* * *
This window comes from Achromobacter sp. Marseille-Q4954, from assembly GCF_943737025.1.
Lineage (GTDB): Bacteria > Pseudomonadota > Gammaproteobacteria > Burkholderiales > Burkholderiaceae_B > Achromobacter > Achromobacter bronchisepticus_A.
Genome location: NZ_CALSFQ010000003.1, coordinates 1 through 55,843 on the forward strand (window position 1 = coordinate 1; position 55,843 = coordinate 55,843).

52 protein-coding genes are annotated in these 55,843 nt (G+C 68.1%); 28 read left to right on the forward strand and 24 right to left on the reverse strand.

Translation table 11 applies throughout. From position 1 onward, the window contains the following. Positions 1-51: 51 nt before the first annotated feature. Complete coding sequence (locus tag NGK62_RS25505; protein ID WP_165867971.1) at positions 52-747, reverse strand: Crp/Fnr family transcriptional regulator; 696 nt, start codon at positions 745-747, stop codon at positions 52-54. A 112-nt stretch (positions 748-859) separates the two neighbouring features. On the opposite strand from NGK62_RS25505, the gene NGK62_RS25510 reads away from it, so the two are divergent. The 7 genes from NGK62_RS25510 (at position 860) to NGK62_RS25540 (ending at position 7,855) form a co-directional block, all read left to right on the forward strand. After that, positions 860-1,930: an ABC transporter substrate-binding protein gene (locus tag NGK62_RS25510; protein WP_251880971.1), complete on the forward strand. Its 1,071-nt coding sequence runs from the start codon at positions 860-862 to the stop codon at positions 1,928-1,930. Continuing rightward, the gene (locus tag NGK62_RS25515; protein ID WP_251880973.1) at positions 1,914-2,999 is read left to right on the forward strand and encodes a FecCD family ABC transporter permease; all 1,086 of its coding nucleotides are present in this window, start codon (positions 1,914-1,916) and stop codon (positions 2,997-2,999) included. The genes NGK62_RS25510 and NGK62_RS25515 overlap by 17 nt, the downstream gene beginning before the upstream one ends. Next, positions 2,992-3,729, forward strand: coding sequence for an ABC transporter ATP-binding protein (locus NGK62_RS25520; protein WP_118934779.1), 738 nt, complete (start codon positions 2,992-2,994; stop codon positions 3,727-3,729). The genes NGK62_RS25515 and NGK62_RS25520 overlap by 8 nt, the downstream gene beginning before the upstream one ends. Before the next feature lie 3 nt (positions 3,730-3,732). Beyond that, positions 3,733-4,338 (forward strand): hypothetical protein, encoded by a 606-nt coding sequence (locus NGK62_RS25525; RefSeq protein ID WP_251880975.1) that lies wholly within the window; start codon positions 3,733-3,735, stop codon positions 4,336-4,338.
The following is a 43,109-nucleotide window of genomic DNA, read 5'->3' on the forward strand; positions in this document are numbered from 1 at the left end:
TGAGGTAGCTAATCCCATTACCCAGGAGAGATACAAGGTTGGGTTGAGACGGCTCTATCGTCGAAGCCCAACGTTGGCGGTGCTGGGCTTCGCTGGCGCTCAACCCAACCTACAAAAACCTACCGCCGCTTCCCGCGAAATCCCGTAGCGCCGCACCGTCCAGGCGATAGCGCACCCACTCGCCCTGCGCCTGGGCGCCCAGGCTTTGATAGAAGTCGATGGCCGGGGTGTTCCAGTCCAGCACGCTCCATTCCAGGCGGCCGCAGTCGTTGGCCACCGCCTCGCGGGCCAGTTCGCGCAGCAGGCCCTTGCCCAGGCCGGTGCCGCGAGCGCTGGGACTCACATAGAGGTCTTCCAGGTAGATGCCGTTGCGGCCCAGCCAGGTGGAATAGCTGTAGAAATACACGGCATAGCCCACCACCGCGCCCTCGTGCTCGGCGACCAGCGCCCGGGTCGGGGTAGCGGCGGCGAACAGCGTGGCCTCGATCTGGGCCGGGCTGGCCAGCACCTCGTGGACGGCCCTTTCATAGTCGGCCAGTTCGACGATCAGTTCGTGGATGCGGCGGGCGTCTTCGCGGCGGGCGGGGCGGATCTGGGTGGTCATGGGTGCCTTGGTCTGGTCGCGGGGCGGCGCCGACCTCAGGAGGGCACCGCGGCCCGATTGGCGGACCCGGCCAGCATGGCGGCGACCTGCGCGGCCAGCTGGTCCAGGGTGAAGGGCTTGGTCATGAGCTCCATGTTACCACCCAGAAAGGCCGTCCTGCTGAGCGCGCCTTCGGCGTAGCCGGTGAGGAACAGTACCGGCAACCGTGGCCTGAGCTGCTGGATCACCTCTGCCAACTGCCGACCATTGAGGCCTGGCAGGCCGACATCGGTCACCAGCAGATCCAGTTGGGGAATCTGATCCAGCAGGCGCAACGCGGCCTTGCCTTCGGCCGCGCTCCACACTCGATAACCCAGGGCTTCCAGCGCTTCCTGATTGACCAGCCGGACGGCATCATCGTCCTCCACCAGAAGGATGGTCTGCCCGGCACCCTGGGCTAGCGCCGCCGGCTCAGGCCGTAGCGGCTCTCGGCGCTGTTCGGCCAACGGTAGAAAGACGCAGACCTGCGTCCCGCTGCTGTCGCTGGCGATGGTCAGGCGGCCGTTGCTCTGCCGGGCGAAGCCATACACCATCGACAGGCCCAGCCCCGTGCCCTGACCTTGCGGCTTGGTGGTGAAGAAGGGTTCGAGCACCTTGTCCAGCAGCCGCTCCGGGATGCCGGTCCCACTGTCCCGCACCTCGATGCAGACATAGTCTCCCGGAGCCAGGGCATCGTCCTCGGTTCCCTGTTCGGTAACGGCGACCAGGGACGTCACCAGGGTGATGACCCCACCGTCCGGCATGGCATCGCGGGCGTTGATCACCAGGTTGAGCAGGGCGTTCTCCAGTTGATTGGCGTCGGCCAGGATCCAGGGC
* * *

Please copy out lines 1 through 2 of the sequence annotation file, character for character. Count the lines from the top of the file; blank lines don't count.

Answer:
This window comes from Achromobacter sp. Marseille-Q4954, from assembly GCF_943737025.1.
Lineage (GTDB): Bacteria > Pseudomonadota > Gammaproteobacteria > Burkholderiales > Burkholderiaceae_B > Achromobacter > Achromobacter bronchisepticus_A.